In many ways what happened in this era set the agenda for the rest of the 20th century. Through its chronology, introductory essay, bibliography, appendixes, and hundreds of cross-referenced dictionary entries on the key events, people, organizations, and ideas of the period, this resource is a lively, complete, and accessible overview of this significant era.
Scarecrow Press. Through its chronology, introductory essay, bibliography, appendixes, and hundreds of cross-referenced dictionary entries on the key events, people, organizations, and ideas of the period, this resource is a lively, complete, and accessible overview of this significant era. Get A Copy. Published September 24th by Scarecrow Press first published September 15th More Details Other Editions 3. Friend Reviews.
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Investigators tracked down data on the nature of each accident — the cause, who was at fault, economic effects on families, and so on. Mines and railroads were included, but steel mills constituted the largest manufacturing sector. Eastman hoped to find the answers to two questions: what was the true distribution of blame for accidents between workers and employers; and, who bore the brunt of the economic burden of work accidents.
The answer to the second question was fairly clear. Of the deaths in the year of the Pittsburgh Survey, involved survivors.
Progressive Era - Wikipedia
Of the workmen injured in a three month period, employers paid hospital costs for 84 percent of them, but only 37 percent received any benefits beyond that, according to Eastman. A special cloud always threatens the home of the worker in dangerous trades I t is not just that those whose lot falls in this part of the work should endure not only all the physical torture that comes with injury, but also almost the entire economic loss which inevitably follows it. Eastman's answer to the question of blame for accidents differed from the prevailing views.
At that time, employers commonly believed that around 95 percent of all accidents were due to workers' carelessness.
Eastman challenged this conviction with figures showing that, of the accidents covered in the Survey for which fault could be determined, , or 30 percent, of them were solely the employers' fault. Further, at most, only 44 percent could be even partially blamed on the victim or fellow workmen. Shifting the statistical focus somewhat, Eastman made a strong case that even those accidents due to "carelessness" were not very clear cut. Of the deaths which were found to be the victim's fault, 47 involved very young or inexperienced workers, or those with physical conditions that made them vulnerable.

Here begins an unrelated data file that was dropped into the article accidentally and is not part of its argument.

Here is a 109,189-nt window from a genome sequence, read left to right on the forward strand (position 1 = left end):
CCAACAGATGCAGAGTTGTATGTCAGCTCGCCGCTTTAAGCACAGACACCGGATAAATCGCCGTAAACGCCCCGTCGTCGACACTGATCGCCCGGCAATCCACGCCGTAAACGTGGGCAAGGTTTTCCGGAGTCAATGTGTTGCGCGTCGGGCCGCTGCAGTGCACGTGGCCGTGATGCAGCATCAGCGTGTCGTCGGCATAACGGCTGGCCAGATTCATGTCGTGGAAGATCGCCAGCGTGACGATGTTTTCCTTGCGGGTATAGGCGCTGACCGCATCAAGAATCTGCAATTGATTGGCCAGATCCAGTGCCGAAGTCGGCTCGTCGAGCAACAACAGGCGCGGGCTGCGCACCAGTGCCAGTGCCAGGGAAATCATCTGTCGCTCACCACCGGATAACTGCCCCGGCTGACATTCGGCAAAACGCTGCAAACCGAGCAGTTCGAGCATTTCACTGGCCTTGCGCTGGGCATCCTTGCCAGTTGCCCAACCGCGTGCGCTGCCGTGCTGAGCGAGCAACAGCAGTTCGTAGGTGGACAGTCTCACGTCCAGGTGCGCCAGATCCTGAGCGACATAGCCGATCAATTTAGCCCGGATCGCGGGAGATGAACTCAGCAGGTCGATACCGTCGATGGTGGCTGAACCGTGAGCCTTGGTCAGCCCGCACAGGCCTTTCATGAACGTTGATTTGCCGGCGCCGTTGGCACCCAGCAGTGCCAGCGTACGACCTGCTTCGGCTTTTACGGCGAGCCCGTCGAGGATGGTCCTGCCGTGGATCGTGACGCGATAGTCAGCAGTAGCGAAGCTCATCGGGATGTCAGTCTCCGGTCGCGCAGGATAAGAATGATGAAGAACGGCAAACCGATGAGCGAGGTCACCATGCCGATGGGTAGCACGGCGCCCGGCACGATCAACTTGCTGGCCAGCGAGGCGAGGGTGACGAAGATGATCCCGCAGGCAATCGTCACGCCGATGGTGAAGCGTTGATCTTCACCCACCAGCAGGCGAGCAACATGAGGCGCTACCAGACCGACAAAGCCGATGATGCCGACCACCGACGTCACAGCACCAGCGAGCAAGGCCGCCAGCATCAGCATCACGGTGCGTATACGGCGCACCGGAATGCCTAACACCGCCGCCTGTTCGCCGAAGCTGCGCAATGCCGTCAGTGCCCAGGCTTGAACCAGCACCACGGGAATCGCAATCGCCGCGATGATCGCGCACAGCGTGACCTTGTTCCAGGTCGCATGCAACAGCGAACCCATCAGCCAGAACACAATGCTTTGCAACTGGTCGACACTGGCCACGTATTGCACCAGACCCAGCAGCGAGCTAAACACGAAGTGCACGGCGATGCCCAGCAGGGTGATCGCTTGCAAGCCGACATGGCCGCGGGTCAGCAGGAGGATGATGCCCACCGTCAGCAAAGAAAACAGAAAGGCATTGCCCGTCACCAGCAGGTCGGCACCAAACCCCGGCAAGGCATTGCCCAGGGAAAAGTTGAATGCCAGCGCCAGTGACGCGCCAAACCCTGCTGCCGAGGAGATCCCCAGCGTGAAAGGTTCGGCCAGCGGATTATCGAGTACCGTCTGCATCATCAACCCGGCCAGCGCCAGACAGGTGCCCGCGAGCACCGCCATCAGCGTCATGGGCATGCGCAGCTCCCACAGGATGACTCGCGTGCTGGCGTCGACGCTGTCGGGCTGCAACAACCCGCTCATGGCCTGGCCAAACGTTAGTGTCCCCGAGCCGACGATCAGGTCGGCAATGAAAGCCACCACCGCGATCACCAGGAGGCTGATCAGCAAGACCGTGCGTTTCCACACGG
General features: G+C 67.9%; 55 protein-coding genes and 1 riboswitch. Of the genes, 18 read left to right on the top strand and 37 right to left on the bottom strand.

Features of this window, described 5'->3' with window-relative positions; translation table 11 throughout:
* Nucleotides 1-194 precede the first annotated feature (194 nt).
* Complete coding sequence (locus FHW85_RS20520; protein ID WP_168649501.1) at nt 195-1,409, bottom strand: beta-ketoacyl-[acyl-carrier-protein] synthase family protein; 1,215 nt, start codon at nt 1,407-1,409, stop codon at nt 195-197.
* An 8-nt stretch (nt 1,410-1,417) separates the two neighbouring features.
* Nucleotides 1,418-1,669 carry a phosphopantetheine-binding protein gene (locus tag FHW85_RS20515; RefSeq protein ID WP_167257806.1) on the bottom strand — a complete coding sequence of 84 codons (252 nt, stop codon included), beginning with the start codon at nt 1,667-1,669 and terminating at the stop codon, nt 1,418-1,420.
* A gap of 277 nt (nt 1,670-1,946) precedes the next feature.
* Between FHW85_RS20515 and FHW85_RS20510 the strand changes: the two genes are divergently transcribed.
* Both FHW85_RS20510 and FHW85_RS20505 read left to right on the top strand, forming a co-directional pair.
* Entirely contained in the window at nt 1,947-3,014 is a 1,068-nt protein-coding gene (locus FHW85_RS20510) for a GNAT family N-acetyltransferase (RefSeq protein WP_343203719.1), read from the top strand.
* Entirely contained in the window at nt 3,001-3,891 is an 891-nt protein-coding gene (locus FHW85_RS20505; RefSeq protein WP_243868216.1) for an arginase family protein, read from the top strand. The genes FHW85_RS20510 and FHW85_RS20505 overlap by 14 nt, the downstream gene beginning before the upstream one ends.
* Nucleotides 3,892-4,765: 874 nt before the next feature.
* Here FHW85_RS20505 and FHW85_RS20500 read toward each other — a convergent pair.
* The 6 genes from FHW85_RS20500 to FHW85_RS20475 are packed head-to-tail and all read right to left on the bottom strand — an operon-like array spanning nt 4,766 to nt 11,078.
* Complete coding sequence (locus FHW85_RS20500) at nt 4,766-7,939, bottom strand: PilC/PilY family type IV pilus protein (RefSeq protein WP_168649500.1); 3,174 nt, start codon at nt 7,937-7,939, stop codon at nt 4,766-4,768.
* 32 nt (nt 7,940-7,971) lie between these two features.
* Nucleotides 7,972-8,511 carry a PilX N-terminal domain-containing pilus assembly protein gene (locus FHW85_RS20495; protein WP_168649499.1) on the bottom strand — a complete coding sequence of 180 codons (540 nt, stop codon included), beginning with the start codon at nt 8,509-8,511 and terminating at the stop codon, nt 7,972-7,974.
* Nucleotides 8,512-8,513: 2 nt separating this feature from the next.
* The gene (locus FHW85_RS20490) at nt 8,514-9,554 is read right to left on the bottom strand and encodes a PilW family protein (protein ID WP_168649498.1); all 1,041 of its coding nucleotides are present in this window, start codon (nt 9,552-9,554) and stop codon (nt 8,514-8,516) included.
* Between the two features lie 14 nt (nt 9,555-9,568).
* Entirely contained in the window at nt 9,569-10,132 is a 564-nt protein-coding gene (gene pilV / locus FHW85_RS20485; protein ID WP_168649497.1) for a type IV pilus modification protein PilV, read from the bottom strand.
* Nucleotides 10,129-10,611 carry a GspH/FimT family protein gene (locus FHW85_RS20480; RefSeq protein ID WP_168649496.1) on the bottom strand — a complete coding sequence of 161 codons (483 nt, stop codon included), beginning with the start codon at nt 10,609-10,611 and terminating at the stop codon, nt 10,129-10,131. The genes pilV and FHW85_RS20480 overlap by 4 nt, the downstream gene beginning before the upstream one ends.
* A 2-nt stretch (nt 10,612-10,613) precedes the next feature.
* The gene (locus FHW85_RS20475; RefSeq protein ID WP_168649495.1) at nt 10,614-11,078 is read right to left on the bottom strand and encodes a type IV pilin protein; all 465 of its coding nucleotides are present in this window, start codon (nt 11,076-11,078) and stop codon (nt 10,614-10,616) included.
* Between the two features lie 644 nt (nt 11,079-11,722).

For the inattentive we maintain that human powers of attention, universally limited, are in their case further limited by the conditions under which the work is done — long hours, heat, noise, intense speed.
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For the reckless ones we maintain that natural inclination is in their case encouraged and inevitably increased by an occupation involving constant risk. Regarding the workman who was reckless, not on impulse but in a deliberate effort to cut corners, Eastman wrote in their defense:. Extreme caution is as unprofessional among the men in dangerous trades as fear would be in a soldier.
Three interrelated reforms developed in the Progressive era in response to the industrial safety problems that Crystal Eastman, William B. Hard, The Factory Inspector and others helped publicize — one of them private, and two public. Advances in technology and plant construction continued to improve conditions, but also many companies began to look at accidents as a problem to be solved, not simply an acceptable cost of doing business, and voluntarily instituted their own safety and health programs.
Workers' compensation, already established in Europe, was widely adopted in this country, in large part as a preventive measure. Many states established industrial commissions which administered one or both of these programs. At times, industry assisted the public program.
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These, in turn, gave a powerful boost to the voluntary private movement to reduce accidents. Before the Pittsburgh Survey, U.
Several factors contributed to this development. The enormous publicity generated by its formation made U. Steel particularly sensitive to public opinion in a period of growing criticism of accidents and deaths in the mills. Centralized records of accidents throughout the corporation made the company more aware of the exact dimensions of the safety problems in its mills.
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